Between the sword epics "Seven Samurai" and "Throne of Blood," the great Japanese director Akira Kurosawa chose to make a contemporary (1955) film about a man obsessed by the H-bomb. Before the movie starts, he has bought land in the hinterlands and tried to build an underground shelter. Now he wants to sell his home and factory and take his large family -- as well as several mistresses and their children -- to Brazil, where he thinks they'll all be safer from fallout. The family, unwilling to go and fearful about the loss of the family fortune, takes him to court to get him declared mentally incompetent. A dentist (Shimura) who volunteers as a mediator in the family court serves as chorus and audience surrogate, trying to weigh the hero's sense and sanity. Mifune, then 35, plays a man twice his age, and though his makeup is poor and body language inconsistent, it's still a striking performance in a thought-provoking movie.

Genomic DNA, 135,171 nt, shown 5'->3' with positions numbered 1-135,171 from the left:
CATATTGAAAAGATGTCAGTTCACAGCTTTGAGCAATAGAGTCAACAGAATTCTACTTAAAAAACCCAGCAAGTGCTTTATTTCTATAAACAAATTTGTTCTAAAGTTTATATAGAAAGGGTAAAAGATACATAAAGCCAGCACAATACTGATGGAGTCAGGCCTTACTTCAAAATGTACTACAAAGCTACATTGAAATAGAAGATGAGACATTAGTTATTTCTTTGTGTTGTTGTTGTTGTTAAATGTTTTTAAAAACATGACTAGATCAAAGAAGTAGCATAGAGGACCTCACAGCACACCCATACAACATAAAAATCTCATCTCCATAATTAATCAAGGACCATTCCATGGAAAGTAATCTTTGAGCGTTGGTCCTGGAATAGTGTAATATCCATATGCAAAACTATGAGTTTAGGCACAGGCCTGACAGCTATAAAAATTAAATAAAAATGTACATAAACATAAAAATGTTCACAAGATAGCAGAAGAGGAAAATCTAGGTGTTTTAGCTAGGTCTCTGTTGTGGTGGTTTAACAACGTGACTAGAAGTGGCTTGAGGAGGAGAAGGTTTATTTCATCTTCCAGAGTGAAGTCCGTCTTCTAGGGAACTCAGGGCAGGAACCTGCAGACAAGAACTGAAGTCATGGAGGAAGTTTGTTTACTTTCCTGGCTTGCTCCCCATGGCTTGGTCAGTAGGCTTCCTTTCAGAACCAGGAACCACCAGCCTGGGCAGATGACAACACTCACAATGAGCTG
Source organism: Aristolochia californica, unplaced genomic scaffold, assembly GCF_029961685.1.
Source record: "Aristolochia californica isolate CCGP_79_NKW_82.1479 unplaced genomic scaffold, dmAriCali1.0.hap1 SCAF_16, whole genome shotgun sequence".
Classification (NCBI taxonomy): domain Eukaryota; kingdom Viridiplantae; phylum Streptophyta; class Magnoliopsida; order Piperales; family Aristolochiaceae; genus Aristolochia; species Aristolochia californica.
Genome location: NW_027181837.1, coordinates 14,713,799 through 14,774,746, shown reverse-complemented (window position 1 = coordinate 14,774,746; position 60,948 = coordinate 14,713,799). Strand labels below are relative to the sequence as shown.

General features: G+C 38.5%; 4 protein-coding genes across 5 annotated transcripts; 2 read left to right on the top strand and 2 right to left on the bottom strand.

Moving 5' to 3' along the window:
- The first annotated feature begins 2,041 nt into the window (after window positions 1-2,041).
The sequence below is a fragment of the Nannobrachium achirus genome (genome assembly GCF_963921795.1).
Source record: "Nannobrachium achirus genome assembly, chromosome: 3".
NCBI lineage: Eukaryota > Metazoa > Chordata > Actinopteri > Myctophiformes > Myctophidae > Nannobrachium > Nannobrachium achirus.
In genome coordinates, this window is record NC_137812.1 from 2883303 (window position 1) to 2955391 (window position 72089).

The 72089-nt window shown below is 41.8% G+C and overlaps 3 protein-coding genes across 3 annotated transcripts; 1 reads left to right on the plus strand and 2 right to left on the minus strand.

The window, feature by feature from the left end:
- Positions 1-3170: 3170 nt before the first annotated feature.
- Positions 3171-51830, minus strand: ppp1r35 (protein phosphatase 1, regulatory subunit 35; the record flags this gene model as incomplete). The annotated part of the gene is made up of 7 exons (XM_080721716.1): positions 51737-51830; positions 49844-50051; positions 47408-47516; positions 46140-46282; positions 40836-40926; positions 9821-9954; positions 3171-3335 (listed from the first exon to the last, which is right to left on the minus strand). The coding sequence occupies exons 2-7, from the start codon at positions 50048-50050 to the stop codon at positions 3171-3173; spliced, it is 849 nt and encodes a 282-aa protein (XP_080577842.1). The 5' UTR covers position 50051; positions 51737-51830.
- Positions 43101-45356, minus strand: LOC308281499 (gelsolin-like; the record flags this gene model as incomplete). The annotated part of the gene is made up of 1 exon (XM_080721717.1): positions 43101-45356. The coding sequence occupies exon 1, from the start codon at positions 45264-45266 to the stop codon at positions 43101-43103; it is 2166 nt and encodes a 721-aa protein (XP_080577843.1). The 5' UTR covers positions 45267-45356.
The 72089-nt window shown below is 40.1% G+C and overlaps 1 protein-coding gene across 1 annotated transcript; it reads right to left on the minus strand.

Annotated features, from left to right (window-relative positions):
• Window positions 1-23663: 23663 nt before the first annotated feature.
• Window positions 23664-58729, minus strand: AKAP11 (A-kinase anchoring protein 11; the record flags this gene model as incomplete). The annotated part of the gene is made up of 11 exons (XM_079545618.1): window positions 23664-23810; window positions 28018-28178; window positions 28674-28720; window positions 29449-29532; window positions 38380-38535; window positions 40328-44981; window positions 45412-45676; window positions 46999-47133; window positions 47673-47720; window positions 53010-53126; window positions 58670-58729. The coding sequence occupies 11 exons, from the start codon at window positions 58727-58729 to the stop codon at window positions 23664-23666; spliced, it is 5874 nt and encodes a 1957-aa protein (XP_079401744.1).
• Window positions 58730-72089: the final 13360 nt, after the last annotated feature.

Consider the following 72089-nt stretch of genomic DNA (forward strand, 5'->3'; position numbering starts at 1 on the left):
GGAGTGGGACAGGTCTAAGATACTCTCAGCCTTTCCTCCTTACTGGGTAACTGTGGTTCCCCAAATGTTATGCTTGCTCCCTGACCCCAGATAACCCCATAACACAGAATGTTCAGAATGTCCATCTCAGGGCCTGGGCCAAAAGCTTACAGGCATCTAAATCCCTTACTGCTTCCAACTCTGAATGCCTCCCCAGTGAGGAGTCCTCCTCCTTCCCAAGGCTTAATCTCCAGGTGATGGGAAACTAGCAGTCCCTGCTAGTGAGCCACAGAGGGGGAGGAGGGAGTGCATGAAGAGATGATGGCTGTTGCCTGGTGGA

This report prepared by David Loftus